New York Times public editor Margaret Sullivan penned a scathing blog post targeting her paper's top brass Thursday morning, after senior editors stealth edited a recent story on Democratic presidential hopeful Vermont Sen. Bernie Sanders, changing the tone of the story from positive to negative.
The original story, titled "Bernie Sanders Scored Victories for Years via Legislative Side Doors," was "glowing," according to Sullivan. But after the changes, the story became "disparaging," she argued. The headline was changed to: "Via Legislative Side Doors, Bernie Sanders Won Modest Victories."
The controversy stems from two paragraphs being added to the story following publication — without any editor's note informing readers of what changes had been made.
"The changes didn’t go unnoticed," Sullivan wrote. "Hundreds of Times readers expressed their disappointment or anger in emails to me on Tuesday and Wednesday, as well as on Twitter and Facebook."
"Many saw these changes as evidence that The Times strongly favors Mrs. Clinton’s candidacy," she added.
When Sullivan approached her paper's top editors inquiring why the changes were made, they said because the additional paragraphs added more "nuance" and "depth" to the story. Unlike factual changes, which most agree need to be noted, the Times editors said they felt the edits, which changed the tone and "substance" of the story, didn't need to be addressed in an editor's note.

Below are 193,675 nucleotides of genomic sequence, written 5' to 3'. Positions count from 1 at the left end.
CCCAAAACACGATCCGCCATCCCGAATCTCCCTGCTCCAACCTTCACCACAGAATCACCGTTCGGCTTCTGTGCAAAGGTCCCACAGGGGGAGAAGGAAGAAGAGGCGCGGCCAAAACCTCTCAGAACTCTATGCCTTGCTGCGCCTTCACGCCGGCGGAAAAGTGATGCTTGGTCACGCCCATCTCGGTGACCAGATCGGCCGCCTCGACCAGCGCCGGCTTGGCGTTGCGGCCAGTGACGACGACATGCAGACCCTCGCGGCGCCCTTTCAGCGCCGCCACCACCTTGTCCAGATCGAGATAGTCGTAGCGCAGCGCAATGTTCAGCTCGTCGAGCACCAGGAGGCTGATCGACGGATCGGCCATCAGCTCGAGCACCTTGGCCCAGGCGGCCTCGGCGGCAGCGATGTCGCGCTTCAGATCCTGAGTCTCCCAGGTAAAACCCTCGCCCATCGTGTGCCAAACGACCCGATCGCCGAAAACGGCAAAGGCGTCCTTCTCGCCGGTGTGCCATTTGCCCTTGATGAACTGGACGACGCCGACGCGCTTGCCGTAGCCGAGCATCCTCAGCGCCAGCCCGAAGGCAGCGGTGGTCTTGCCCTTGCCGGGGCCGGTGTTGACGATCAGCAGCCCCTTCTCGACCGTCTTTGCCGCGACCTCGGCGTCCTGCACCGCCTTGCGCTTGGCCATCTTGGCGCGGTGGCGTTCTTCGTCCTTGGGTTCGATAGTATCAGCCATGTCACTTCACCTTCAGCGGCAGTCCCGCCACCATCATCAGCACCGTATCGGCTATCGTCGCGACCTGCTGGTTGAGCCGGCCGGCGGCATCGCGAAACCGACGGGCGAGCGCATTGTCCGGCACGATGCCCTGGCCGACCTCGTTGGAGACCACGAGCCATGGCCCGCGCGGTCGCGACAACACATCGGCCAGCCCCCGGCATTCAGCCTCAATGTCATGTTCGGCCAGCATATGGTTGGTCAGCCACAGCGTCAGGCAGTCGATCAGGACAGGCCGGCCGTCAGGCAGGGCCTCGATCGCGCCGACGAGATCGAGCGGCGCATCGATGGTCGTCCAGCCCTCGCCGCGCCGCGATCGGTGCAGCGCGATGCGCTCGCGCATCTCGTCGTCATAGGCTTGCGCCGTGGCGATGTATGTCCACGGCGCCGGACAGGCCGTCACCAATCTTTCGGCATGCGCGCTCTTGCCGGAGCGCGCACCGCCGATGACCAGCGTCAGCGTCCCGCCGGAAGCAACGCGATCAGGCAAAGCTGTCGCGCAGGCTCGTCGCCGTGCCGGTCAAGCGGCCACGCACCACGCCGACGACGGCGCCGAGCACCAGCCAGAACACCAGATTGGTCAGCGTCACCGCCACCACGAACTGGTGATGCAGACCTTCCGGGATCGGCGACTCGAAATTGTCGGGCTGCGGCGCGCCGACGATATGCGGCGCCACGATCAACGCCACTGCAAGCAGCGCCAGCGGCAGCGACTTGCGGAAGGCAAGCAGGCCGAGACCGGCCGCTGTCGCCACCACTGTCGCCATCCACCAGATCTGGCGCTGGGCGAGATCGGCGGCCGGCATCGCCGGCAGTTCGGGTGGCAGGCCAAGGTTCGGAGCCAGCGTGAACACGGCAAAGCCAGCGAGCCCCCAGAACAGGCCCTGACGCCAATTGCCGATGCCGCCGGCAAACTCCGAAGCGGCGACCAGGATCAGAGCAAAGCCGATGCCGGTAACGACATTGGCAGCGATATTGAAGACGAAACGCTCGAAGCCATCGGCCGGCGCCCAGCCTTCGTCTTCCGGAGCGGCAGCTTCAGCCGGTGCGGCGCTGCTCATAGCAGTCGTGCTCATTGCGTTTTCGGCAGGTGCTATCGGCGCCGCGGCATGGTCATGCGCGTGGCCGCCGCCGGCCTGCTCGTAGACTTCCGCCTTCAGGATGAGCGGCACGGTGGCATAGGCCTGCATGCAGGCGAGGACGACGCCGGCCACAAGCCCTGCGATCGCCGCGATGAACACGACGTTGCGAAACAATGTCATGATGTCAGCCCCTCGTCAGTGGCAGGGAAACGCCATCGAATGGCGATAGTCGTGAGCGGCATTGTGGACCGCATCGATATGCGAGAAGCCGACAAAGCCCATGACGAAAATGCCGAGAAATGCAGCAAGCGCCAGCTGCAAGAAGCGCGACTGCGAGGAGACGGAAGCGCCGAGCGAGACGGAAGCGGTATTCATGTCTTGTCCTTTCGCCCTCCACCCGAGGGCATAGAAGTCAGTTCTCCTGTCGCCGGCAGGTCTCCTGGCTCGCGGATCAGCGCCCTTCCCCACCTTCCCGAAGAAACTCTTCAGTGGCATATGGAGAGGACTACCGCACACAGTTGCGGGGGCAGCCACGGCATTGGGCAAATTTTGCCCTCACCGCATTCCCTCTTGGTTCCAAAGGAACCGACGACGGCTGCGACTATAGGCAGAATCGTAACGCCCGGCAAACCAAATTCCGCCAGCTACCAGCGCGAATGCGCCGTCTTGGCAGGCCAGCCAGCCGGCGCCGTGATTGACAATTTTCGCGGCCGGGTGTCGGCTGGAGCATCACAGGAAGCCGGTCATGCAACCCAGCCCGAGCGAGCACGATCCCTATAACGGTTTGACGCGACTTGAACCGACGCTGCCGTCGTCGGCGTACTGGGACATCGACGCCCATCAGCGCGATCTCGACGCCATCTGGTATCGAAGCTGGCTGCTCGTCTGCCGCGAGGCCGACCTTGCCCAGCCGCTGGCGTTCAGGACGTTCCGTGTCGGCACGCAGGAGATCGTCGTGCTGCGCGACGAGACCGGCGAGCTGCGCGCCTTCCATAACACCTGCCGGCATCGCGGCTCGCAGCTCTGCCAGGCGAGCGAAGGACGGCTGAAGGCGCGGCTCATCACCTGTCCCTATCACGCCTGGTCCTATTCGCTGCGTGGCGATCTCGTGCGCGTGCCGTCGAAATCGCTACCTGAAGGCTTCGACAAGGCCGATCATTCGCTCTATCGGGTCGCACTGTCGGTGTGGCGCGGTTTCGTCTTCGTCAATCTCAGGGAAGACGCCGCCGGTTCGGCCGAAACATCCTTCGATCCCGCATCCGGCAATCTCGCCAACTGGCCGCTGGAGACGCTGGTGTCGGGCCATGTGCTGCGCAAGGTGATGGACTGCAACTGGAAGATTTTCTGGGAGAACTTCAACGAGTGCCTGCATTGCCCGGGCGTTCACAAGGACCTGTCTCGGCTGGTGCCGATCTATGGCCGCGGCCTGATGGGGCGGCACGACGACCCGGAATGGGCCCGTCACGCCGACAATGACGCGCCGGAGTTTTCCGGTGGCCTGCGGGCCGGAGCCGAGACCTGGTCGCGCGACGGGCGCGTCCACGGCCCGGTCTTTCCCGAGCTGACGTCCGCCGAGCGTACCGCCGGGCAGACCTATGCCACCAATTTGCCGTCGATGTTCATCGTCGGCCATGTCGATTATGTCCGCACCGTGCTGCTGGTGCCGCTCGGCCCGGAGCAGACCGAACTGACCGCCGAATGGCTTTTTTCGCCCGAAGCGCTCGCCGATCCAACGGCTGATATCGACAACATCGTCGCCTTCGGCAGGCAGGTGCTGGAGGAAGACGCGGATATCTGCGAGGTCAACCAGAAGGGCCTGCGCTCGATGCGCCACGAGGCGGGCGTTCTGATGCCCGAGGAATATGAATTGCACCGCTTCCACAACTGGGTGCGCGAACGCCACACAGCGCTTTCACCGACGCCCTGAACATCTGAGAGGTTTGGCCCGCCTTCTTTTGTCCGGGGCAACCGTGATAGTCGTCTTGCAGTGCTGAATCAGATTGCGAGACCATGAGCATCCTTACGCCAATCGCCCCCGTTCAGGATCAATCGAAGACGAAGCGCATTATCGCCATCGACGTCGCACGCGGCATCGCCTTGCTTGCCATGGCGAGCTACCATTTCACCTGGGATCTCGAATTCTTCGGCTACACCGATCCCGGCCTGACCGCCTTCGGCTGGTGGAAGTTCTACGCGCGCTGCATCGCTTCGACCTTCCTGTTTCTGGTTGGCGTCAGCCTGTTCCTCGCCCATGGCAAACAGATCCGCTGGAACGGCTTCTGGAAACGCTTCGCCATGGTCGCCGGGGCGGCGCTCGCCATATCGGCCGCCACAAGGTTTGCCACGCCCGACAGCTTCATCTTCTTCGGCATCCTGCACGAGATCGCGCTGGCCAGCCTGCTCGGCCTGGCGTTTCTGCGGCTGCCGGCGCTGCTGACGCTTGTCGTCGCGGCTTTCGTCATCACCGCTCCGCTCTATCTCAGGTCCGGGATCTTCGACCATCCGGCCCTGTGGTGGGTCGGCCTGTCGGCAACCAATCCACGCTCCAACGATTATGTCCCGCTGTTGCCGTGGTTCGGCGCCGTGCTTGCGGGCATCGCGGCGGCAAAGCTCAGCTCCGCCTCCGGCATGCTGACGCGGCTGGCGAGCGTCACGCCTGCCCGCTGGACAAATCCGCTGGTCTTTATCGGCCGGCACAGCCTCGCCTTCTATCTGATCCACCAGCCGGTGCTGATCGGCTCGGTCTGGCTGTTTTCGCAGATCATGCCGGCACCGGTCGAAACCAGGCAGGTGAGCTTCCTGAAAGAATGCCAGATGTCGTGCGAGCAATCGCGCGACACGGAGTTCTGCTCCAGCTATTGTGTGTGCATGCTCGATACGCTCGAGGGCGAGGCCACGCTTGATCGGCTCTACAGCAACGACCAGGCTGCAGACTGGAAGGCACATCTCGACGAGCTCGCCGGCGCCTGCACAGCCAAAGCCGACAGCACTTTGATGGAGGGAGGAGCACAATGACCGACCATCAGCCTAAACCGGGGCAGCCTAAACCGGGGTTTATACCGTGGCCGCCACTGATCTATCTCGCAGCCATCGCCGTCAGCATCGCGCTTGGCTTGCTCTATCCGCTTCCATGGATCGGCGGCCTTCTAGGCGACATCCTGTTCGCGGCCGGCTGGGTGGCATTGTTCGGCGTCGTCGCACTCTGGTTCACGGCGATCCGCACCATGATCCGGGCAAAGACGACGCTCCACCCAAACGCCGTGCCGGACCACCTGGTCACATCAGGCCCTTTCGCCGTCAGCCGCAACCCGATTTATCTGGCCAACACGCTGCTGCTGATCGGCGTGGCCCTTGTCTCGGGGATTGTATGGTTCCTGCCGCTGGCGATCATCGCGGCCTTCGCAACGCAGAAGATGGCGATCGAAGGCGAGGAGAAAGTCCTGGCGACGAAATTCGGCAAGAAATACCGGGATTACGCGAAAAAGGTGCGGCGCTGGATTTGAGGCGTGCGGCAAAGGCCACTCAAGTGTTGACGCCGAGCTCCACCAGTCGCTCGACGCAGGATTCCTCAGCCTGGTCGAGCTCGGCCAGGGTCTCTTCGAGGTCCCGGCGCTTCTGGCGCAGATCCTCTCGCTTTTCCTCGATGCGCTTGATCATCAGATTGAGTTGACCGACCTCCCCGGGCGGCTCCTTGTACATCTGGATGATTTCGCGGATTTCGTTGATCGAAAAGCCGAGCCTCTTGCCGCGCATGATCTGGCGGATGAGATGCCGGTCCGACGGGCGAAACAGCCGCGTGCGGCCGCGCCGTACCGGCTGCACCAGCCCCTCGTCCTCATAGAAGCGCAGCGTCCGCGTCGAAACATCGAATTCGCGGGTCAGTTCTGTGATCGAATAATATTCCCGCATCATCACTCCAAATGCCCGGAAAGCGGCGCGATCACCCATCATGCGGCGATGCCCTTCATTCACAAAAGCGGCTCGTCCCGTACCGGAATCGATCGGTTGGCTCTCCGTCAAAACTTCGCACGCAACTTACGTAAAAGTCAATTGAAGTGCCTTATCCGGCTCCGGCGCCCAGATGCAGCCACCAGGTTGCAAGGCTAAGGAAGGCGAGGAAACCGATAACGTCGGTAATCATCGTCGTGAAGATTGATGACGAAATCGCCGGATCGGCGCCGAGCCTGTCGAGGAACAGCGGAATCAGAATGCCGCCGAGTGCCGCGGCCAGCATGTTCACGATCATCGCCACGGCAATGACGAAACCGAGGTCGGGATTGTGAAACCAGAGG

In the end, Sullivan, whose job is to keep the Times honest and ensure that editors are upholding proper editorial standards and ethics, believes at the very least, some explanation is due:
The changes to this story were so substantive that a reader who saw the piece when it first went up might come away with a very different sense of Mr. Sanders’s legislative accomplishments than one who saw it hours later. (The Sanders campaign shared the initial story on social media; it’s hard to imagine it would have done that if the edited version had appeared first.)
Given the level of revision, transparency with the readers required that they be given some kind of heads-up, and even an explanation.
Just prior to the Iowa caucuses, the Times endorsed Democratic front-runner Hillary Clinton in the race for the 2016 Democratic nomination.
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